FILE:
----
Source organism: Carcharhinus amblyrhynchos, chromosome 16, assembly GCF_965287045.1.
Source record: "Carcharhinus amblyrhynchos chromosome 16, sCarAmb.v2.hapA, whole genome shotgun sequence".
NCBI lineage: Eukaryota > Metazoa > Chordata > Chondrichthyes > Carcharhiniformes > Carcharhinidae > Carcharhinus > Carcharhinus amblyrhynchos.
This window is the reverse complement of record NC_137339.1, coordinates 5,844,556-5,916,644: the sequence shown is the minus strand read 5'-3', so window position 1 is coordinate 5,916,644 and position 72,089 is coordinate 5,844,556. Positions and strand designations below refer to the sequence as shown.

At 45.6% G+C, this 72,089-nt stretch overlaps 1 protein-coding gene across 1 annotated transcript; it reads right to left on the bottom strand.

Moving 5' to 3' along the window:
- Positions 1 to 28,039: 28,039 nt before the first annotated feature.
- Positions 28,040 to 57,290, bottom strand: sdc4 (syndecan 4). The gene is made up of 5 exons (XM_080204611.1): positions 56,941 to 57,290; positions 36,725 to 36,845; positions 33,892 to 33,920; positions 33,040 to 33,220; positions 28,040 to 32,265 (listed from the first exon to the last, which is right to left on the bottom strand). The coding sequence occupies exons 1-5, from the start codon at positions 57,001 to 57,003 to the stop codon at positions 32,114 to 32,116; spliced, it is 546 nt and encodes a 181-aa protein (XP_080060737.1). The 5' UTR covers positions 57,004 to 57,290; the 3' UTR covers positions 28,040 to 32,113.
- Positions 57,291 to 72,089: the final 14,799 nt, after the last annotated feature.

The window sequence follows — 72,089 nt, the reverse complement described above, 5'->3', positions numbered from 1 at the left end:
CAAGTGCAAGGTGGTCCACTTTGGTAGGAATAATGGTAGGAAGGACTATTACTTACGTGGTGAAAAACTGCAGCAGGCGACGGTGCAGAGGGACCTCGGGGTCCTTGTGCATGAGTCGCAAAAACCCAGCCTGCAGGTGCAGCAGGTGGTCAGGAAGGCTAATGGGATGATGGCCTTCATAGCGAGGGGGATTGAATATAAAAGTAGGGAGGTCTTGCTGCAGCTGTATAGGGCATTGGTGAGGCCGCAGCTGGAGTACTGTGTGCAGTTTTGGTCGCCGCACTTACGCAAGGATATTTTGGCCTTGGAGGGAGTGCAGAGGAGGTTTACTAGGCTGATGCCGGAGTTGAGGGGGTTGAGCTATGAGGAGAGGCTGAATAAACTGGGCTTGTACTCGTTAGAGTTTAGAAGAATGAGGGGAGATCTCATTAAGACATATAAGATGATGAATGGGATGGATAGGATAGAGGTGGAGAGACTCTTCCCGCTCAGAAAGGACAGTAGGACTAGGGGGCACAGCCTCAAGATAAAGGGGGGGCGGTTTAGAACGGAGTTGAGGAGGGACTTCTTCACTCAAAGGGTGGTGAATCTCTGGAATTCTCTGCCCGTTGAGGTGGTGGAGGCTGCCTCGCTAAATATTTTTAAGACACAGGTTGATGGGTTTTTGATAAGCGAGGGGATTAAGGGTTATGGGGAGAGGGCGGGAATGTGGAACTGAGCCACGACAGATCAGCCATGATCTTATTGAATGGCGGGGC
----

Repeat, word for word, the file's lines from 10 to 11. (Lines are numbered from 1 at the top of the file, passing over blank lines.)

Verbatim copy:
The window sequence follows — 72,089 nt, the reverse complement described above, 5'->3', positions numbered from 1 at the left end:
CAAGTGCAAGGTGGTCCACTTTGGTAGGAATAATGGTAGGAAGGACTATTACTTACGTGGTGAAAAACTGCAGCAGGCGACGGTGCAGAGGGACCTCGGGGTCCTTGTGCATGAGTCGCAAAAACCCAGCCTGCAGGTGCAGCAGGTGGTCAGGAAGGCTAATGGGATGATGGCCTTCATAGCGAGGGGGATTGAATATAAAAGTAGGGAGGTCTTGCTGCAGCTGTATAGGGCATTGGTGAGGCCGCAGCTGGAGTACTGTGTGCAGTTTTGGTCGCCGCACTTACGCAAGGATATTTTGGCCTTGGAGGGAGTGCAGAGGAGGTTTACTAGGCTGATGCCGGAGTTGAGGGGGTTGAGCTATGAGGAGAGGCTGAATAAACTGGGCTTGTACTCGTTAGAGTTTAGAAGAATGAGGGGAGATCTCATTAAGACATATAAGATGATGAATGGGATGGATAGGATAGAGGTGGAGAGACTCTTCCCGCTCAGAAAGGACAGTAGGACTAGGGGGCACAGCCTCAAGATAAAGGGGGGGCGGTTTAGAACGGAGTTGAGGAGGGACTTCTTCACTCAAAGGGTGGTGAATCTCTGGAATTCTCTGCCCGTTGAGGTGGTGGAGGCTGCCTCGCTAAATATTTTTAAGACACAGGTTGATGGGTTTTTGATAAGCGAGGGGATTAAGGGTTATGGGGAGAGGGCGGGAATGTGGAACTGAGCCACGACAGATCAGCCATGATCTTATTGAATGGCGGGGC